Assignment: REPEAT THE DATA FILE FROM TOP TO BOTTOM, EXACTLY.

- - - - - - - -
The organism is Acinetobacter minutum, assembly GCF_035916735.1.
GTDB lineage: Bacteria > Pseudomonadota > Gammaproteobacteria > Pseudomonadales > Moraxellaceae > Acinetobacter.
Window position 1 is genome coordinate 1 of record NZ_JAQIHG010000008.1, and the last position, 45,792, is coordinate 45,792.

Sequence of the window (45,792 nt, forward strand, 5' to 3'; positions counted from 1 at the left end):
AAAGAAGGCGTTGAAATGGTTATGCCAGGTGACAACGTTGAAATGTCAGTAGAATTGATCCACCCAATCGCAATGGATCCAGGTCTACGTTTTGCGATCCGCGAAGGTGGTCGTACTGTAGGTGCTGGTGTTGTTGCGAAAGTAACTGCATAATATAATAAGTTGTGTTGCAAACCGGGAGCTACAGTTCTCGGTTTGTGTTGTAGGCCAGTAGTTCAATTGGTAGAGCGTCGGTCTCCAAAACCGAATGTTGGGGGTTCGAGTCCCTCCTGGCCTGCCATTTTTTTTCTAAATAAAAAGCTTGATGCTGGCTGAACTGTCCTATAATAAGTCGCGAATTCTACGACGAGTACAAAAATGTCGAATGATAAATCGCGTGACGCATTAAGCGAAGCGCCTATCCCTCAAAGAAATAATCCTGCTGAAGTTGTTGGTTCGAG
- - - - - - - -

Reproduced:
The organism is Acinetobacter minutum, assembly GCF_035916735.1.
GTDB lineage: Bacteria > Pseudomonadota > Gammaproteobacteria > Pseudomonadales > Moraxellaceae > Acinetobacter.
Window position 1 is genome coordinate 1 of record NZ_JAQIHG010000008.1, and the last position, 45,792, is coordinate 45,792.

Sequence of the window (45,792 nt, forward strand, 5' to 3'; positions counted from 1 at the left end):
AAAGAAGGCGTTGAAATGGTTATGCCAGGTGACAACGTTGAAATGTCAGTAGAATTGATCCACCCAATCGCAATGGATCCAGGTCTACGTTTTGCGATCCGCGAAGGTGGTCGTACTGTAGGTGCTGGTGTTGTTGCGAAAGTAACTGCATAATATAATAAGTTGTGTTGCAAACCGGGAGCTACAGTTCTCGGTTTGTGTTGTAGGCCAGTAGTTCAATTGGTAGAGCGTCGGTCTCCAAAACCGAATGTTGGGGGTTCGAGTCCCTCCTGGCCTGCCATTTTTTTTCTAAATAAAAAGCTTGATGCTGGCTGAACTGTCCTATAATAAGTCGCGAATTCTACGACGAGTACAAAAATGTCGAATGATAAATCGCGTGACGCATTAAGCGAAGCGCCTATCCCTCAAAGAAATAATCCTGCTGAAGTTGTTGGTTCGAG